“Customers today are expecting a seamlessly integrated experience when consuming and accessing creative goods and services. We are confident that we can offer music producers worldwide a unique and premium experience by connecting our existing ecosystem of award-winning software and hardware to a centralized online service,” said Mate Galic, Native Instruments’ Chief Innovation Officer and President. “In the past, we expanded in different product lines, which was also reflected in our organizational structure. Our platform vision, however, requires a much more collaborative approach, having all parts of the company work together towards one common goal.”
An Additional Q+A Addendum[these additional questions and answers were provided by NI with the same press release]
If Native is building a new platform, why were resources cut?
Our new organization aims to break down functional and brand silos that have developed over time through the continuous expansion of our portfolio. Given our broad spectrum of products and the overlap between roles, it means that certain areas of product development are affected more than others by the redundancies. In the past, we have simply been doing
too much at the same time and this strategic change as well as internal remapping of talent will allow us to move forward in a more effective and collaborative way.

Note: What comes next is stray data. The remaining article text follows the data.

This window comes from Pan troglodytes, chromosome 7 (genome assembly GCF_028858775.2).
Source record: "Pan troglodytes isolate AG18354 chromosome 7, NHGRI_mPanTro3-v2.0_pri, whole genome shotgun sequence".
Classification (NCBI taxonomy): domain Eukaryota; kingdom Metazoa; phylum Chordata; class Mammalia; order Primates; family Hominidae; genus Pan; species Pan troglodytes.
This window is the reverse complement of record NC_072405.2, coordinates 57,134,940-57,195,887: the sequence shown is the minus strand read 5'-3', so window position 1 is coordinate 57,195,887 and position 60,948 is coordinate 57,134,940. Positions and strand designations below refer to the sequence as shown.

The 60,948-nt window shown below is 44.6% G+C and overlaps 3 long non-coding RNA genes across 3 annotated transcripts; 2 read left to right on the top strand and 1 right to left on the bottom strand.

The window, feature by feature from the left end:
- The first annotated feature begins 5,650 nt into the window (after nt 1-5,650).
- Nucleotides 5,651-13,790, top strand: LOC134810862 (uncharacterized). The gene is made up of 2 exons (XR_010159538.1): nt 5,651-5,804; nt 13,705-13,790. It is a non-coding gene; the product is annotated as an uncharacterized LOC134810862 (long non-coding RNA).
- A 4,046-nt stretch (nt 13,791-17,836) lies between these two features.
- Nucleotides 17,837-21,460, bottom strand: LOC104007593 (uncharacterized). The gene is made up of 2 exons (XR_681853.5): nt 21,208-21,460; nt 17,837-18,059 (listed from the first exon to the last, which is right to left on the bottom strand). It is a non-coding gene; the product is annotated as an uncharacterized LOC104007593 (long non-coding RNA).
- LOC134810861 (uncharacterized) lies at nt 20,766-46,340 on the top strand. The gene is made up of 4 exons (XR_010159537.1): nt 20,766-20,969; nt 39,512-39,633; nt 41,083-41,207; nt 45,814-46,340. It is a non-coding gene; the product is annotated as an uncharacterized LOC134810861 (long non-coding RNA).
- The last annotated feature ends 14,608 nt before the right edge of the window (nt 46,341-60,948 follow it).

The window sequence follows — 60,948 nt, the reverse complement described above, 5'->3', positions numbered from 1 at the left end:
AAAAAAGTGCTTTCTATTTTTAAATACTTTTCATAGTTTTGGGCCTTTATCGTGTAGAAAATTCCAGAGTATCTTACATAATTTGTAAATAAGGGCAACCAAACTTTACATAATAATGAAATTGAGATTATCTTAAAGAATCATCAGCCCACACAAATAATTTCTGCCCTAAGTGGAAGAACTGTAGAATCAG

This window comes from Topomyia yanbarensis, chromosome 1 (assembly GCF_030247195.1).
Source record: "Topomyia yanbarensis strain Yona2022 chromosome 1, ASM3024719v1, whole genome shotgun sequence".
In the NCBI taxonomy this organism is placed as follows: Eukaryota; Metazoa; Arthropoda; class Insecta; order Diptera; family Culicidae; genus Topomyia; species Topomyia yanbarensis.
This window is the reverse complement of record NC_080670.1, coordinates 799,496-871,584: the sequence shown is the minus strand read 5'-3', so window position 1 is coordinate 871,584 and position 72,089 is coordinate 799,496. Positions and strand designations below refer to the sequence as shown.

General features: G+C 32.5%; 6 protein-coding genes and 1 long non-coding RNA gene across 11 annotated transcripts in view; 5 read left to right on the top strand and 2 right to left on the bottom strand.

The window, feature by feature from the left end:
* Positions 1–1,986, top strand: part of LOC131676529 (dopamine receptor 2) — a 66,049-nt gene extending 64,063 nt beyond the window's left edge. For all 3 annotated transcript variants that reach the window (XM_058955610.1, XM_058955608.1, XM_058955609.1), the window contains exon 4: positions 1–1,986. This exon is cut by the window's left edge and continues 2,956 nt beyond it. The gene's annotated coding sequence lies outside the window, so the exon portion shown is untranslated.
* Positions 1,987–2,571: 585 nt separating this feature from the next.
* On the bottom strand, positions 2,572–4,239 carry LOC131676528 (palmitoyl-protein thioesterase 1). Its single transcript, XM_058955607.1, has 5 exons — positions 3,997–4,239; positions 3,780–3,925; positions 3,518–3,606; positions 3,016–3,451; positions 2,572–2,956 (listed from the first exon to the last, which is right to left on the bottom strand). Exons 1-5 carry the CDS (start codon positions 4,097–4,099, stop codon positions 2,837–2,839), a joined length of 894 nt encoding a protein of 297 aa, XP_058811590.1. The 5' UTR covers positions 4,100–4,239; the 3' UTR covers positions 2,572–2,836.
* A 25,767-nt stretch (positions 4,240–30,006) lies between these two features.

With the focus on a platform strategy, do users need to be concerned about support for and investment in existing products?
We are fully committed to our existing brands Komplete, Maschine and Traktor. The reason why we are focusing on a platform strategy is actually to improve the experience for all users of our products. We strongly believe that by improving accessibility and usability of our portfolio, we will be able to provide an enhanced and more cohesive experience, both for existing and new customers. Rather than releasing more and more products, we want to ensure that users are getting the most out of our current products through a connected and unified experience.
Will Native Instruments continue to release integrated hardware?
Creating deeply integrated experiences between hardware and software remains at the core of our vision. However, we want to deliver more value to users of our hardware by implementing new features in the software that will allow for a better overall experience of our ecosystem.
What about the future of Traktor?
We continue to be fully committed to our DJ platform Traktor and its passionate users. Also within the DJ domain, we are focusing on improving the software experience, building on the creative and modular legacy of Traktor for both desktop and mobile. Supporting this, we are also continuing to evaluate the right accompanying hardware products. In fact, Traktor users can expect a new hardware controller this year.
What do you make of NI’s official statements?
Sound off in the comments below.